Do we have a true idea of God, or just a distortion?
Endo's error, and our's Do we have a true idea of God, or just a distortion?
In the Japanese Catholic novelist Shusaku Endo's novel Silence and the film version of it by Martin Scorsese, an apostate Jesuit priest in 17th-century Japan tells his protege that the mission to Japan has failed, not because of persecution, but because Japanese Christians did not actually come to believe what the missionaries had taught.
Father William Grimm, MM
Ferreira, the elder, tells his former pupil Rodrigues, "What the Japanese of that time believed in was not our God. It was their own gods. For a long time we failed to realize this and firmly believed that they had become Christians. ... From the beginning ... [Japanese Christians] changed our God and began to create something different. ... the Japanese did not believe in the Christian God but in their own distortion."
In what are probably the best-known words of the novel among Japanese Catholics, Ferreira says, "This country is a swamp. ... Whenever you plant a sapling in this swamp the roots begin to rot; the leaves grow yellow and wither. And we have planted the sapling of Christianity in this swamp."
Ferreira is, of course, wrong, and it is a mistaken idea that Endo may have shared.
Western missionaries then and probably still have not planted "the sapling of Christianity."
What they thought and often think of as the sapling of Christianity is actually a seedling from a sapling of Christianity that was long ago planted in the bogs and fens of Europe and there underwent a transformation similar to the one of which Ferreira speaks.
Ferreira could properly say of himself and even of Westerners today that "from the beginning European Christians changed God and began to create something different. Westerners do not believe in the Christian God but in their own distortion." We are so used to that distortion that we, like Ferreira, assume that it is a true picture of the real God.
That picture, whether painted on the ceiling of the Sistine Chapel by Michelangelo or drawn in a cartoon showing a long-haired, bearded old white man among the clouds with a lightning bolt in his hand, owes more to the Greek god Zeus (though without his innumerable sexual escapades) than it does to Christianity.
And, when it is not presented visually, that distortion as often as not becomes the unmoved mover of Greek philosophy or some other intellectual abstraction.
The general Western idea of God is more or less a combination of Santa Claus and a traffic cop: a kind and generous old codger, but one on the lookout for infractions.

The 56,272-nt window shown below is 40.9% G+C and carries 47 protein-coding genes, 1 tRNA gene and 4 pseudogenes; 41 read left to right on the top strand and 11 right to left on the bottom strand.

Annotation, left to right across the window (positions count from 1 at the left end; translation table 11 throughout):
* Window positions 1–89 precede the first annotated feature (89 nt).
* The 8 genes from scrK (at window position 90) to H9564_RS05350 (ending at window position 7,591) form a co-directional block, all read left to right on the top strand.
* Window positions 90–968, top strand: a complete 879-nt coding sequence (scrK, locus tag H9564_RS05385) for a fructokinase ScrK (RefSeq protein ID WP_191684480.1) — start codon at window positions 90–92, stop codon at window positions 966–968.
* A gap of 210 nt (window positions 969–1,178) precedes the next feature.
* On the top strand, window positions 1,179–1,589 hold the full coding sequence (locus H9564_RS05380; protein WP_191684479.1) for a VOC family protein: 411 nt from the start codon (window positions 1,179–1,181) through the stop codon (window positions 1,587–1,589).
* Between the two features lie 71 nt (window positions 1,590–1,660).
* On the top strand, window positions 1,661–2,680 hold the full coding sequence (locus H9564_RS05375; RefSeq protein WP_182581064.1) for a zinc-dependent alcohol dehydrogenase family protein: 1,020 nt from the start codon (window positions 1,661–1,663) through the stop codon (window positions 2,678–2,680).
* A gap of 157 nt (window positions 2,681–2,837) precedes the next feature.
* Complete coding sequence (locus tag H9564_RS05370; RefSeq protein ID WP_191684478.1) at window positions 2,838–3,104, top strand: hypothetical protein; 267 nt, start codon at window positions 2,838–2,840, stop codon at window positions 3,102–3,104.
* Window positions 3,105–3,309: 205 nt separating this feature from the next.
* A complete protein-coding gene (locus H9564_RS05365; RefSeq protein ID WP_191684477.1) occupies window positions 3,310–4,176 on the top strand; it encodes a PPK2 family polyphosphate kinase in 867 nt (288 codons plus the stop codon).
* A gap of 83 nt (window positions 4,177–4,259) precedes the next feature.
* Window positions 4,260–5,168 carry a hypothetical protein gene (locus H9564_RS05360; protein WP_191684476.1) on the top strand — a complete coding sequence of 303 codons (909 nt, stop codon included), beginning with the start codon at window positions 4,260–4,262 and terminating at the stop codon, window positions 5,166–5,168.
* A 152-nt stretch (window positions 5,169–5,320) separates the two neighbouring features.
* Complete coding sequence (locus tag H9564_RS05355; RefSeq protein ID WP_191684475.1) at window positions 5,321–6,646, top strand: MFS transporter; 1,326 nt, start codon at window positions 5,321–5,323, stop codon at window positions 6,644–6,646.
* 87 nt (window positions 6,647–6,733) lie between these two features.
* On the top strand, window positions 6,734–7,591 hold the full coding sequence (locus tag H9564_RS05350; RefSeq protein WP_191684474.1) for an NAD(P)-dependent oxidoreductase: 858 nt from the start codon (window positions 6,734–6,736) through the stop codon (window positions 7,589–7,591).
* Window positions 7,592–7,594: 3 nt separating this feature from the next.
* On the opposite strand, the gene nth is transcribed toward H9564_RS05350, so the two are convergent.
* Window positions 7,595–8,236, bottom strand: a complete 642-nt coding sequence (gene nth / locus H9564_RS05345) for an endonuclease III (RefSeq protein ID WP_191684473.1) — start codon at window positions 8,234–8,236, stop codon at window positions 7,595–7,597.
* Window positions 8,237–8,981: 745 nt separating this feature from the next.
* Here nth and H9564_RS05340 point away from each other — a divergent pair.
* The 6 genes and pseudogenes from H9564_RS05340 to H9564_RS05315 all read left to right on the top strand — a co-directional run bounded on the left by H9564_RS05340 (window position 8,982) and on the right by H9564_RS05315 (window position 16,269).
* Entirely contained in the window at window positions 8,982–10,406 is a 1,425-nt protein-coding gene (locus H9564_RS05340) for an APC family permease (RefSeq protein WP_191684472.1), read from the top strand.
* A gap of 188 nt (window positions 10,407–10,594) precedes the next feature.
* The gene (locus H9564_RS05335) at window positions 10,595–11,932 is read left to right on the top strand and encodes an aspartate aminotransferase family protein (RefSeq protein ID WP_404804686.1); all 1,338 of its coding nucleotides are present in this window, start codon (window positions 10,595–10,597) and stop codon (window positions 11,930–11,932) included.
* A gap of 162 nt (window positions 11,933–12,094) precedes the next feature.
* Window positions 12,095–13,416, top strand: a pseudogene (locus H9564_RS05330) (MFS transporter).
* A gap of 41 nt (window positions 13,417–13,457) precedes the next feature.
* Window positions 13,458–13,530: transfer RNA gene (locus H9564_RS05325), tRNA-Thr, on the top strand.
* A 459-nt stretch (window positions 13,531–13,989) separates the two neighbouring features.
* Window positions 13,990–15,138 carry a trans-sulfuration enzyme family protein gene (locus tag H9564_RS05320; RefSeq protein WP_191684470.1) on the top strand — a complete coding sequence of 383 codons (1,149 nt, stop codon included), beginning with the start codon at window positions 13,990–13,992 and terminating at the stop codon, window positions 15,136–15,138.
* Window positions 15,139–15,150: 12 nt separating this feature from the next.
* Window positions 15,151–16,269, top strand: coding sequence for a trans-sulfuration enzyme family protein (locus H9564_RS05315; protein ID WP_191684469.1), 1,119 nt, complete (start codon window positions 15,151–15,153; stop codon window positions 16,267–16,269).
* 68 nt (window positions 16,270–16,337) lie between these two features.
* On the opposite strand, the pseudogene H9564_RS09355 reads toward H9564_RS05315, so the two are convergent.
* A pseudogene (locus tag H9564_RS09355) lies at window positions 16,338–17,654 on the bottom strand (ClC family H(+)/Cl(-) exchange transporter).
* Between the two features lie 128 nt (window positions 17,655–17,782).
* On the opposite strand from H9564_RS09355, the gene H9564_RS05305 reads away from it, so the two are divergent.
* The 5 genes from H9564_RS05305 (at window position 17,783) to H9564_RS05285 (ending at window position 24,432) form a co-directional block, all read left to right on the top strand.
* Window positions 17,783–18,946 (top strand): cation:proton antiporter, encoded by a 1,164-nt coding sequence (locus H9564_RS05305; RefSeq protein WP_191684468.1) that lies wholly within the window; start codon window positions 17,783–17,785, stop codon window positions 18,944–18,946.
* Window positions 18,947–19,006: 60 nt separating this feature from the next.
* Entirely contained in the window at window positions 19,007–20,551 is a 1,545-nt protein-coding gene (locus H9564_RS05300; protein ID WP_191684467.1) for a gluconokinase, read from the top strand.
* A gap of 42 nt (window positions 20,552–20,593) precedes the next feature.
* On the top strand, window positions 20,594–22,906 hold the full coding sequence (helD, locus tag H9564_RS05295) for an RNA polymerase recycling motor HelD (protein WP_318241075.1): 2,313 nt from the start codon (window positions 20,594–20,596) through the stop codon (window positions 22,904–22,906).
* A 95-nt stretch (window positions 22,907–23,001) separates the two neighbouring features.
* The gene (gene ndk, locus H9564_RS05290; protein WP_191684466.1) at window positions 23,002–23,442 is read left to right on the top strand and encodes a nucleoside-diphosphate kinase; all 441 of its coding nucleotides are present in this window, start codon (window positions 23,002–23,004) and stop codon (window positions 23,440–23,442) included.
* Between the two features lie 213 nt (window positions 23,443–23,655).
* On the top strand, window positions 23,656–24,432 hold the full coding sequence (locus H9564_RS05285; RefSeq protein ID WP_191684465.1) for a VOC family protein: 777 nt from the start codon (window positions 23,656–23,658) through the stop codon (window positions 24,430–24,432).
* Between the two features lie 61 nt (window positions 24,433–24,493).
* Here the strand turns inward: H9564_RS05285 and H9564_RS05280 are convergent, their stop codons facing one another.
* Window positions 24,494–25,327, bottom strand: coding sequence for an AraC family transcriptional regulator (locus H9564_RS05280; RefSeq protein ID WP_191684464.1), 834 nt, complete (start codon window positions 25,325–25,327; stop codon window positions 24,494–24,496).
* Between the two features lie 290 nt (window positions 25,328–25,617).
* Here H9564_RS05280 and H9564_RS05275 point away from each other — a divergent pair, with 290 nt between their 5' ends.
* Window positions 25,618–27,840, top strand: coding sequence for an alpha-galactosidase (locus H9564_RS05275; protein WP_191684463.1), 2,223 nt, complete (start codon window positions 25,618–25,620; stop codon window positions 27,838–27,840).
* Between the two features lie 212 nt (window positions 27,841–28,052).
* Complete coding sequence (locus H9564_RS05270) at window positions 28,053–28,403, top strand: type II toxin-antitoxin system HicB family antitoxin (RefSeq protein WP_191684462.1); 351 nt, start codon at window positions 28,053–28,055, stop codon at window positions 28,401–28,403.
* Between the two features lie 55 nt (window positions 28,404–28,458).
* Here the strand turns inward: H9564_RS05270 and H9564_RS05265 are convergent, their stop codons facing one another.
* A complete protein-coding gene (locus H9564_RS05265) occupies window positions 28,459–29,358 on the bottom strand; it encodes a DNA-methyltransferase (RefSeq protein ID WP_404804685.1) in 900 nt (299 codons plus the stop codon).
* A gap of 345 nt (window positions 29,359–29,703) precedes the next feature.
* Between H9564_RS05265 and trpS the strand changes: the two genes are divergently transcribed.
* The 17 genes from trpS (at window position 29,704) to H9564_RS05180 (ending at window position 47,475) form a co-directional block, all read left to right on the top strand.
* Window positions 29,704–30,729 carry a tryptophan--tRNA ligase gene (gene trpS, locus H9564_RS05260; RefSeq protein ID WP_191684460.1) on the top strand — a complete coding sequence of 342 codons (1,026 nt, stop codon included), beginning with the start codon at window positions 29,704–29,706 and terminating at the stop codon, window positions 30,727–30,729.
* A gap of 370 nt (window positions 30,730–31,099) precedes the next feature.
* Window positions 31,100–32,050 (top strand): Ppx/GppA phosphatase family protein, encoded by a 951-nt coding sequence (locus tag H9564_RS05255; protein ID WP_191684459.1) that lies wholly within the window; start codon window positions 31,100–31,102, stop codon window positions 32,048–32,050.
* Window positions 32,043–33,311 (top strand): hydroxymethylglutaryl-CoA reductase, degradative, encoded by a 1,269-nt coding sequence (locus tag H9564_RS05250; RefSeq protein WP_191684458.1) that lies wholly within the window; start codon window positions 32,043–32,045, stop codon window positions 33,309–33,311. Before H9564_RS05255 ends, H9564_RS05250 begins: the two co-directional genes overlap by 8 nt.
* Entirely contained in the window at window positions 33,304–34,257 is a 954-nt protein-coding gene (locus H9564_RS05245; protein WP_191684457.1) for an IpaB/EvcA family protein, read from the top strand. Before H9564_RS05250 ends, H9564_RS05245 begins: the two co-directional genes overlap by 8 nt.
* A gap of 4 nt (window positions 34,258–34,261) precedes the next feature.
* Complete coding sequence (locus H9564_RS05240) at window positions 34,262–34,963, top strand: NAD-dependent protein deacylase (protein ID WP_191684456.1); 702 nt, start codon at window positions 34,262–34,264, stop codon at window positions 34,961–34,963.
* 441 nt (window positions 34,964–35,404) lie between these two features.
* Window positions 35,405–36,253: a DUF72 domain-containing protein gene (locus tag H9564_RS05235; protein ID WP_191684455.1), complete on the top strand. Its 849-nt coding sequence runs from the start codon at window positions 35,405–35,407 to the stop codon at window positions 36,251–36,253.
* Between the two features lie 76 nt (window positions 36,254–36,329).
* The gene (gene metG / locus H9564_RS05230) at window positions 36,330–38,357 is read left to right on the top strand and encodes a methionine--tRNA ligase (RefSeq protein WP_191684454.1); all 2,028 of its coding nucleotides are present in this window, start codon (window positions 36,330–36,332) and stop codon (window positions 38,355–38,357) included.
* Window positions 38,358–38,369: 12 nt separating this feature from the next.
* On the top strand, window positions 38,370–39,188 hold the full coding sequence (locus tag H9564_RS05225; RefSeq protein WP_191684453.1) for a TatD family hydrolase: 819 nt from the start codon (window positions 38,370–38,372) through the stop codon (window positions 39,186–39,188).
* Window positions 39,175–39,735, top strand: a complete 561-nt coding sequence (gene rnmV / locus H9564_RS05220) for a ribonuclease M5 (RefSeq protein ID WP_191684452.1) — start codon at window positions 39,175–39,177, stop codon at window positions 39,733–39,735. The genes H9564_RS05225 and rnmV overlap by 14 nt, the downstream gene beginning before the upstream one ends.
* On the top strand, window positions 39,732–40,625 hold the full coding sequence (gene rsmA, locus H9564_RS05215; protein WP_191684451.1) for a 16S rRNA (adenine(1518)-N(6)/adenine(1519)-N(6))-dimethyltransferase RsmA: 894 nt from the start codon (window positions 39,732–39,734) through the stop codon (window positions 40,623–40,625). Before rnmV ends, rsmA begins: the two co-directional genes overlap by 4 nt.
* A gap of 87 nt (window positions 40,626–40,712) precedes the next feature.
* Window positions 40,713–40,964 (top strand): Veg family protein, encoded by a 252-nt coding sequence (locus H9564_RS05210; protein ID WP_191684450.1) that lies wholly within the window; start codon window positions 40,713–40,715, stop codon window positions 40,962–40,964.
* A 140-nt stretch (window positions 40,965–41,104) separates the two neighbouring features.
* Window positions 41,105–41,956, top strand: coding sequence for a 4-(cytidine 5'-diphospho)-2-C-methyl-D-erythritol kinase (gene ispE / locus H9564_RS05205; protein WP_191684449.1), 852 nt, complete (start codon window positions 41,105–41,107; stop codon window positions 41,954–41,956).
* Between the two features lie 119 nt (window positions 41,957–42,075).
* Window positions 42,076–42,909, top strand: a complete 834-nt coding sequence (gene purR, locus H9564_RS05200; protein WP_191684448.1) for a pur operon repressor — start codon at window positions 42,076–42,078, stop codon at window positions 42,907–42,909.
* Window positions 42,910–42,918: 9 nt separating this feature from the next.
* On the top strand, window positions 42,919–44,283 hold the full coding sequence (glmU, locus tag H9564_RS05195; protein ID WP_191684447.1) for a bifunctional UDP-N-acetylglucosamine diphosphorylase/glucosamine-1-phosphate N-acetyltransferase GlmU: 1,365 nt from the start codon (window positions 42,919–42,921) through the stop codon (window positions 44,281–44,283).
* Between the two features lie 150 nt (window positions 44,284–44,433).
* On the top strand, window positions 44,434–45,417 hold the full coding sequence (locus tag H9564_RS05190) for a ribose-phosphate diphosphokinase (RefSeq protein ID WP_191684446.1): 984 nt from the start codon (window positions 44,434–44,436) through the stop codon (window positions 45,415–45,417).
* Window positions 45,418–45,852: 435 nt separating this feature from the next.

Might going back to the root stock, the faith of Israel, enable us to purify our image, to get the saplings to grow right?
Unfortunately, it is not so simple as that. Even the Bible has various versions of God, from the garden stroller in Genesis to the Oriental potentate in Isaiah to the Incarnate One on the Cross. Clearly, the seeds of faith of Abraham and Moses also wound up on soggy soil.
So, are we to give up trying to live with faith in God? Is it a useless endeavor? I think not. In every age, and either because of or in spite of the saplings under which they lived their lives, there have been saints.
This year marks the 150th anniversary of the final outbreak of the persecution of which Endo wrote, an event so recent that I know a woman whose grandfather died in it. Families were split up, and 3,414 Christians were exiled to remote villages throughout Japan. Twenty percent of them lost their lives.
But in their exile, something occurred that would have surprised Ferreira. Those men, women and children who were the fruits of the sapling he and his fellows planted long before and which had been reshaped by the swamp of Japan became planters themselves. In several villages where the exiles were sent, their patience and kindness inspired locals to themselves become Christian.
Jesus said that it is by their fruits that people's hearts will be made clear. The fact is that in spite of the varied shapes the tree of faith might take, there is a sap within them all that carries with it the ability to bear fruit.
The images, the understandings will certainly be inadequate. That is of secondary importance so long as with intelligence, faith and prayer we come in touch with that sap.
One of the advantages of our now having a non-European pope is that the European sapling, which is no less but no more an imperfect manifestation of the mystery, is no longer the only "official" growth in the orchard of faith.
The challenge for Christians in Asia, Africa, the Americas, Oceania and even modern Europe is to find the sap in our various saplings so that it may produce fruit that will become the source of yet new saplings, new ways to experience and express the mystery of God.
Father William Grimm, MM, is publisher of ucanews.com and is based in Tokyo.